Smashing iPads is one way to deal with kids' tech habits '“ Zella Compton

We all get mad at our children and their tech habits sometimes. But not all of us write about it in public.  I stopped writing about my offspring's bad habits when they complained that their school dinner ladies knew what they'd been up to.Â

Tuesday, 18th September 2018, 4:26 pm
Updated Tuesday, 18th September 2018, 5:33 pm
Kirstie Allsopp was 'viciously' criticised for smashing her children's iPads when they spent too much time on them

But nothing I ever wrote earned the backlash that Kirstie Allsopp has received after she publicly admitted smashing her children's technology.

Seemingly she was so tired of their continued screen time, over and above agreed limits, she took matters into her own hands and that was it. 

Luckily for her she can afford such drastic measures as it's not something that I could do on a regular basis.

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Unluckily for her, she was trolled mercilessly on social media. 

Technology is so hard to manage especially when you don't notice the creep until it's too late.

In come the smart phones, then slowly and steadily everyone has them.

Then they're used more and more and before you know it, the whole family's watching telly and on social media at the same time. Second screening away as if that's the way life should be lived.

Luckily in our house we caught the creep mostly before it got to the table.

Mobile phones are around at breakfast as that's an eat-when-you-come type of affair and people are left to amuse themselves.

But lunch and supper are no-tech zones. Mostly.

Of course the children try to sneak in a peak when their device pings '“ pretending to turn it off and actually checking who it is that needs their urgent help '“ like we all haven't used that one.

What they don't realise is that I can see through all their devious uses of devices.

I do keep meaning to set some more boundaries, a few hours a day without devices when we all sit down to play board games.

That feels like the type of thing families should aspire to do, but then, I'd have to sit down to play board games which in itself feels like a distinct type of hell.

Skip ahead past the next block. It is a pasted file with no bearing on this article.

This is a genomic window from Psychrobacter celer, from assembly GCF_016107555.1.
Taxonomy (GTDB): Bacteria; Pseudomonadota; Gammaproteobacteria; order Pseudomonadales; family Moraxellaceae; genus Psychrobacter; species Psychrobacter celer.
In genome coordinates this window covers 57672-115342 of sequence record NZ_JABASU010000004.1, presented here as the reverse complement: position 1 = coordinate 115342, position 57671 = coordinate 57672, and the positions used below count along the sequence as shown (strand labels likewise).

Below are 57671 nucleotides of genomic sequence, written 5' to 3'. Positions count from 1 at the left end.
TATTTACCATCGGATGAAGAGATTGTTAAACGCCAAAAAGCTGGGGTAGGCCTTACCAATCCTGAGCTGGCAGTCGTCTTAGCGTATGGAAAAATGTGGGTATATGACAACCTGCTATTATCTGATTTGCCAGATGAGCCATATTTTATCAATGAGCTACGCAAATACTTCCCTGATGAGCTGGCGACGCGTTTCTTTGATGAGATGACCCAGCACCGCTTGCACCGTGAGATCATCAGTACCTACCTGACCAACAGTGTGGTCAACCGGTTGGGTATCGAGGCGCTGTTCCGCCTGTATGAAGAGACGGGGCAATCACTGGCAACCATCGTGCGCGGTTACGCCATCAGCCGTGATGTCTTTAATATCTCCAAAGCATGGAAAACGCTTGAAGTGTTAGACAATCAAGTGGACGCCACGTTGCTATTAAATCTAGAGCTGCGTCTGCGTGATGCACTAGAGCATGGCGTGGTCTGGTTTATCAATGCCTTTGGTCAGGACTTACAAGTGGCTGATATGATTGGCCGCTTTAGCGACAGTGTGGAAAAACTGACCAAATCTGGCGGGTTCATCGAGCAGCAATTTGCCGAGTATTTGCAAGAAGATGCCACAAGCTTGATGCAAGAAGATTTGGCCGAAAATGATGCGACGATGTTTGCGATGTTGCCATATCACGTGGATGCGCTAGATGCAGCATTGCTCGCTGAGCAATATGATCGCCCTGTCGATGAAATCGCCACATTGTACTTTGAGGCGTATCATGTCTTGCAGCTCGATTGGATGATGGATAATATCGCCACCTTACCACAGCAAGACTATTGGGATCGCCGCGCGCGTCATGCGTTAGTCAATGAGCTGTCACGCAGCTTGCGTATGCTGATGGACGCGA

Plus, I'd need to Instagram every game to show how awesome we are as a family, and doesn't that rather defeat the point? '‹'‹'‹'‹'‹'‹

After Twilight and Buffy, I just can't get my teeth into Discovery

Deborah Harkness' A Discovery of Witches is coming to the small screen.

Lured in by the reviews, I bought the trilogy for summer reading, and who doesn't love a great vampire / witch romance?

After all, we've been served them up in every form of entertainment as staple fare for the past decade.

But this time I didn't love it as pretty much everything in there I'd read before. This is not an accusation of plagiarism, more a reflection of how much undead dross I read and view.

I'll be skipping the TV show as I had to force myself to stay awake reading the books. Anyway, vampires are never as handsome in the flesh as they are on screen. 

Preparing for the return of our messy, noisy, lovely boy

My son has spent the last five months in Canada, so I am using this space to publicly state how much I am looking forward to having him come home.

 I will then be able to use this as documentary evidence to remind myself how much I missed him. I'll pull it out when his shoes all over the house get too much, when the clomping up and down the stairs starts to drive me insane, when intensely loud bass is playing to accompany the washing-up of three plates.

And when I'm walking through clouds of Lynx-like man-smell which will fill the house after every shower.  

How ironic, I started writing this column saying I no longer wrote about my children's bad habits.